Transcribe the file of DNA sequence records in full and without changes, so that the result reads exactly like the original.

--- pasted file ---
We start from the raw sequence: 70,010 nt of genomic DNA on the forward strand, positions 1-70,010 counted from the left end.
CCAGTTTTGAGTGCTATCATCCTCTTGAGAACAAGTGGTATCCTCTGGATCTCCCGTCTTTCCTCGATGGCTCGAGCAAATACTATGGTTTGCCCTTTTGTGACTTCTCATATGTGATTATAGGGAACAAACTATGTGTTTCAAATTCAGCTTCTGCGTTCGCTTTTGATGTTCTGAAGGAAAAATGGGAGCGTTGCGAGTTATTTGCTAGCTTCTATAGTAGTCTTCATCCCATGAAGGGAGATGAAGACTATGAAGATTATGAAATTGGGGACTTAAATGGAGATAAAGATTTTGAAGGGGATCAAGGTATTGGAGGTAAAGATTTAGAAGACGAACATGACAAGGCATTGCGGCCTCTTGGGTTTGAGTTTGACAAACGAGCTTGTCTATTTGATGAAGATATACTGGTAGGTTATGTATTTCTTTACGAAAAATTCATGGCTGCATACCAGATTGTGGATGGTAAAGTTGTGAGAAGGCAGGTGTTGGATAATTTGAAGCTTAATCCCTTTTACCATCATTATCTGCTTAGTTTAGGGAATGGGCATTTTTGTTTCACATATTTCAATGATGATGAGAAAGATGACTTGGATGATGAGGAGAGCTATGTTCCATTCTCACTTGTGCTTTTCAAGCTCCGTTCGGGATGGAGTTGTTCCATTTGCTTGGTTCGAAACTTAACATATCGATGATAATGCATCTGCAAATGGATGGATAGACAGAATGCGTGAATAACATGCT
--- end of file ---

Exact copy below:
We start from the raw sequence: 70,010 nt of genomic DNA on the forward strand, positions 1-70,010 counted from the left end.
CCAGTTTTGAGTGCTATCATCCTCTTGAGAACAAGTGGTATCCTCTGGATCTCCCGTCTTTCCTCGATGGCTCGAGCAAATACTATGGTTTGCCCTTTTGTGACTTCTCATATGTGATTATAGGGAACAAACTATGTGTTTCAAATTCAGCTTCTGCGTTCGCTTTTGATGTTCTGAAGGAAAAATGGGAGCGTTGCGAGTTATTTGCTAGCTTCTATAGTAGTCTTCATCCCATGAAGGGAGATGAAGACTATGAAGATTATGAAATTGGGGACTTAAATGGAGATAAAGATTTTGAAGGGGATCAAGGTATTGGAGGTAAAGATTTAGAAGACGAACATGACAAGGCATTGCGGCCTCTTGGGTTTGAGTTTGACAAACGAGCTTGTCTATTTGATGAAGATATACTGGTAGGTTATGTATTTCTTTACGAAAAATTCATGGCTGCATACCAGATTGTGGATGGTAAAGTTGTGAGAAGGCAGGTGTTGGATAATTTGAAGCTTAATCCCTTTTACCATCATTATCTGCTTAGTTTAGGGAATGGGCATTTTTGTTTCACATATTTCAATGATGATGAGAAAGATGACTTGGATGATGAGGAGAGCTATGTTCCATTCTCACTTGTGCTTTTCAAGCTCCGTTCGGGATGGAGTTGTTCCATTTGCTTGGTTCGAAACTTAACATATCGATGATAATGCATCTGCAAATGGATGGATAGACAGAATGCGTGAATAACATGCT